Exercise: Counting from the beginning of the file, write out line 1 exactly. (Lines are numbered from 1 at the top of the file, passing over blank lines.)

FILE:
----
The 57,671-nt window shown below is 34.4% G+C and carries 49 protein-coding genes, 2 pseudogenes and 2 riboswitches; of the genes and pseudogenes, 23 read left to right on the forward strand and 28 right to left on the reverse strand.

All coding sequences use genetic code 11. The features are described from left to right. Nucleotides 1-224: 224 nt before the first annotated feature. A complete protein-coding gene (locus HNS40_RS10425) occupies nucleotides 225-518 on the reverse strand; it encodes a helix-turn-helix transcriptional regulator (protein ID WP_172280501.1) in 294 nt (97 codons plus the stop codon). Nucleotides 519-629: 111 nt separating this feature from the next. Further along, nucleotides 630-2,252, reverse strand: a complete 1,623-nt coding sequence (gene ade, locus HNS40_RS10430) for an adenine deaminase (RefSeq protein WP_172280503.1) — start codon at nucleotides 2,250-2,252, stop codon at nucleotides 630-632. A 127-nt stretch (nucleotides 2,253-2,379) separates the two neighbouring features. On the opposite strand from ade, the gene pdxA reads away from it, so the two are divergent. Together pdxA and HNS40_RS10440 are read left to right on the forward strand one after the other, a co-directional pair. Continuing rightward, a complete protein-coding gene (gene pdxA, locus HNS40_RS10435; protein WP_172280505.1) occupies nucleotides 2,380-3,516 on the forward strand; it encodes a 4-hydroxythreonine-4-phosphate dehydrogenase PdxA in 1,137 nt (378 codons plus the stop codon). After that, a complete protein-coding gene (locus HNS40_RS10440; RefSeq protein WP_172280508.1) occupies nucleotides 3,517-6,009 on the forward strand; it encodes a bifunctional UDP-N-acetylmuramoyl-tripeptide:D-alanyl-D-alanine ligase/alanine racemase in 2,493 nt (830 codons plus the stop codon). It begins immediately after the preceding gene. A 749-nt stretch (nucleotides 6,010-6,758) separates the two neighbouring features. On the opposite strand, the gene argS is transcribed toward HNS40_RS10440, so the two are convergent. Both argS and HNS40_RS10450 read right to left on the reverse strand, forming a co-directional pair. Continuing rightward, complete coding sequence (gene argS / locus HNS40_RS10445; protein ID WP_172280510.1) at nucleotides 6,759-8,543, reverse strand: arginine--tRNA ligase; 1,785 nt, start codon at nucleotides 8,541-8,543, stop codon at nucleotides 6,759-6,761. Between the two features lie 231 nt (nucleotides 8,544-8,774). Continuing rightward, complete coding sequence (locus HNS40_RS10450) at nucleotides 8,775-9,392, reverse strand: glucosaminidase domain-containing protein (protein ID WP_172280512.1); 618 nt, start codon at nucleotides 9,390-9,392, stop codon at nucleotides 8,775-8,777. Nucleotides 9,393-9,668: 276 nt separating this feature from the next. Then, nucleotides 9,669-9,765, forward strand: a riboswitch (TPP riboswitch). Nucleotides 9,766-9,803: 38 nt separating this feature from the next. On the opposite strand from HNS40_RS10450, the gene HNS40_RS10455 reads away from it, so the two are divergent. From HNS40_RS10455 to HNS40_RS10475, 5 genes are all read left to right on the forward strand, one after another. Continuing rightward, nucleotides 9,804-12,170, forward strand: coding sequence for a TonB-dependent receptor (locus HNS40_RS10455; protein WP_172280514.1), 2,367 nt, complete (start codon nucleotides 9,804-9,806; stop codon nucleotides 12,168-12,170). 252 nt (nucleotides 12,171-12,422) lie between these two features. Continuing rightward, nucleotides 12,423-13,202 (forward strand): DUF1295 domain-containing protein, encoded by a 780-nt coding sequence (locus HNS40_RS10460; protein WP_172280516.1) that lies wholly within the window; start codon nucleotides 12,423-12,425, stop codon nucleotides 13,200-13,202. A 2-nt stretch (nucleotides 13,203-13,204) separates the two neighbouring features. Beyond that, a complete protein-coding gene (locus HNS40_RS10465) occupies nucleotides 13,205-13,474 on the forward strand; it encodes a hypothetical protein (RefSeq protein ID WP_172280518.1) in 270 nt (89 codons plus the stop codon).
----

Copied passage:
The 57,671-nt window shown below is 34.4% G+C and carries 49 protein-coding genes, 2 pseudogenes and 2 riboswitches; of the genes and pseudogenes, 23 read left to right on the forward strand and 28 right to left on the reverse strand.